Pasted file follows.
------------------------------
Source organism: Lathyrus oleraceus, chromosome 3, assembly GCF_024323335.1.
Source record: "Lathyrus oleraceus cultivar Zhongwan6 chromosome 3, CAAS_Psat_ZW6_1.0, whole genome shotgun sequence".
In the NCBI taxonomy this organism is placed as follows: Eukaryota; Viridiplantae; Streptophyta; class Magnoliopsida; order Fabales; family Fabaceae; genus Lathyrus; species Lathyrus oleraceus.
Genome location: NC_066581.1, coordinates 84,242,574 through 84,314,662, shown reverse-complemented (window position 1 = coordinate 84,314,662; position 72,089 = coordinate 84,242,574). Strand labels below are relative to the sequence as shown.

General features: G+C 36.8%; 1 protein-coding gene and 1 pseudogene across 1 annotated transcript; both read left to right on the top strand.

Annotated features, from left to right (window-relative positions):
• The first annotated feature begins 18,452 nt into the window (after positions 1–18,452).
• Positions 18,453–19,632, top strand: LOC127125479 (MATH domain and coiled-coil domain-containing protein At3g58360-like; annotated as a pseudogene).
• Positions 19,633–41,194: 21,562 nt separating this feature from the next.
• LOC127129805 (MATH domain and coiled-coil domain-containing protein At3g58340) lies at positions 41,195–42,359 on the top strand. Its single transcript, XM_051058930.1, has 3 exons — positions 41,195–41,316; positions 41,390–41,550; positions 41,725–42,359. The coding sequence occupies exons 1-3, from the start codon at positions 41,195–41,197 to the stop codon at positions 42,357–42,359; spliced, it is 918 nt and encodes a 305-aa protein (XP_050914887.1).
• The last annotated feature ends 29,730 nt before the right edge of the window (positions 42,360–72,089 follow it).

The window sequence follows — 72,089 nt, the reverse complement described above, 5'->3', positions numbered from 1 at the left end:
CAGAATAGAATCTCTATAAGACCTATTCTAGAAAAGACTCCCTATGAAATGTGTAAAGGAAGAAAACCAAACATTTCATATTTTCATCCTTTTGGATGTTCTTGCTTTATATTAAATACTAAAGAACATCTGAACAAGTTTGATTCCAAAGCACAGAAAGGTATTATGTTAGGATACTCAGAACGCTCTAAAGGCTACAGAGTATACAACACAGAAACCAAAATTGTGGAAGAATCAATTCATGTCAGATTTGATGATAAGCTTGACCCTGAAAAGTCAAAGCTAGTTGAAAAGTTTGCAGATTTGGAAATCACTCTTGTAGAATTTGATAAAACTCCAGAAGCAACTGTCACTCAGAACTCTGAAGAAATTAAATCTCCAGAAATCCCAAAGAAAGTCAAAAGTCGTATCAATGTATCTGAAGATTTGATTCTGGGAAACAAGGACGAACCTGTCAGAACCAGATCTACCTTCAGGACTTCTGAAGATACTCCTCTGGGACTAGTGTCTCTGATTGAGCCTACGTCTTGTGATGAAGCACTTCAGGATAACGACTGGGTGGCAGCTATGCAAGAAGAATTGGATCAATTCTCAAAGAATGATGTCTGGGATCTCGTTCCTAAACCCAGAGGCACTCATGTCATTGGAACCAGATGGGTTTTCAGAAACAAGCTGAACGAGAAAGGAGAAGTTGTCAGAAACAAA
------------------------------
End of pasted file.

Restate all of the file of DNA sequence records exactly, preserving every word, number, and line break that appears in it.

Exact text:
Source organism: Lathyrus oleraceus, chromosome 3, assembly GCF_024323335.1.
Source record: "Lathyrus oleraceus cultivar Zhongwan6 chromosome 3, CAAS_Psat_ZW6_1.0, whole genome shotgun sequence".
In the NCBI taxonomy this organism is placed as follows: Eukaryota; Viridiplantae; Streptophyta; class Magnoliopsida; order Fabales; family Fabaceae; genus Lathyrus; species Lathyrus oleraceus.
Genome location: NC_066581.1, coordinates 84,242,574 through 84,314,662, shown reverse-complemented (window position 1 = coordinate 84,314,662; position 72,089 = coordinate 84,242,574). Strand labels below are relative to the sequence as shown.

General features: G+C 36.8%; 1 protein-coding gene and 1 pseudogene across 1 annotated transcript; both read left to right on the top strand.

Annotated features, from left to right (window-relative positions):
• The first annotated feature begins 18,452 nt into the window (after positions 1–18,452).
• Positions 18,453–19,632, top strand: LOC127125479 (MATH domain and coiled-coil domain-containing protein At3g58360-like; annotated as a pseudogene).
• Positions 19,633–41,194: 21,562 nt separating this feature from the next.
• LOC127129805 (MATH domain and coiled-coil domain-containing protein At3g58340) lies at positions 41,195–42,359 on the top strand. Its single transcript, XM_051058930.1, has 3 exons — positions 41,195–41,316; positions 41,390–41,550; positions 41,725–42,359. The coding sequence occupies exons 1-3, from the start codon at positions 41,195–41,197 to the stop codon at positions 42,357–42,359; spliced, it is 918 nt and encodes a 305-aa protein (XP_050914887.1).
• The last annotated feature ends 29,730 nt before the right edge of the window (positions 42,360–72,089 follow it).

The window sequence follows — 72,089 nt, the reverse complement described above, 5'->3', positions numbered from 1 at the left end:
CAGAATAGAATCTCTATAAGACCTATTCTAGAAAAGACTCCCTATGAAATGTGTAAAGGAAGAAAACCAAACATTTCATATTTTCATCCTTTTGGATGTTCTTGCTTTATATTAAATACTAAAGAACATCTGAACAAGTTTGATTCCAAAGCACAGAAAGGTATTATGTTAGGATACTCAGAACGCTCTAAAGGCTACAGAGTATACAACACAGAAACCAAAATTGTGGAAGAATCAATTCATGTCAGATTTGATGATAAGCTTGACCCTGAAAAGTCAAAGCTAGTTGAAAAGTTTGCAGATTTGGAAATCACTCTTGTAGAATTTGATAAAACTCCAGAAGCAACTGTCACTCAGAACTCTGAAGAAATTAAATCTCCAGAAATCCCAAAGAAAGTCAAAAGTCGTATCAATGTATCTGAAGATTTGATTCTGGGAAACAAGGACGAACCTGTCAGAACCAGATCTACCTTCAGGACTTCTGAAGATACTCCTCTGGGACTAGTGTCTCTGATTGAGCCTACGTCTTGTGATGAAGCACTTCAGGATAACGACTGGGTGGCAGCTATGCAAGAAGAATTGGATCAATTCTCAAAGAATGATGTCTGGGATCTCGTTCCTAAACCCAGAGGCACTCATGTCATTGGAACCAGATGGGTTTTCAGAAACAAGCTGAACGAGAAAGGAGAAGTTGTCAGAAACAAA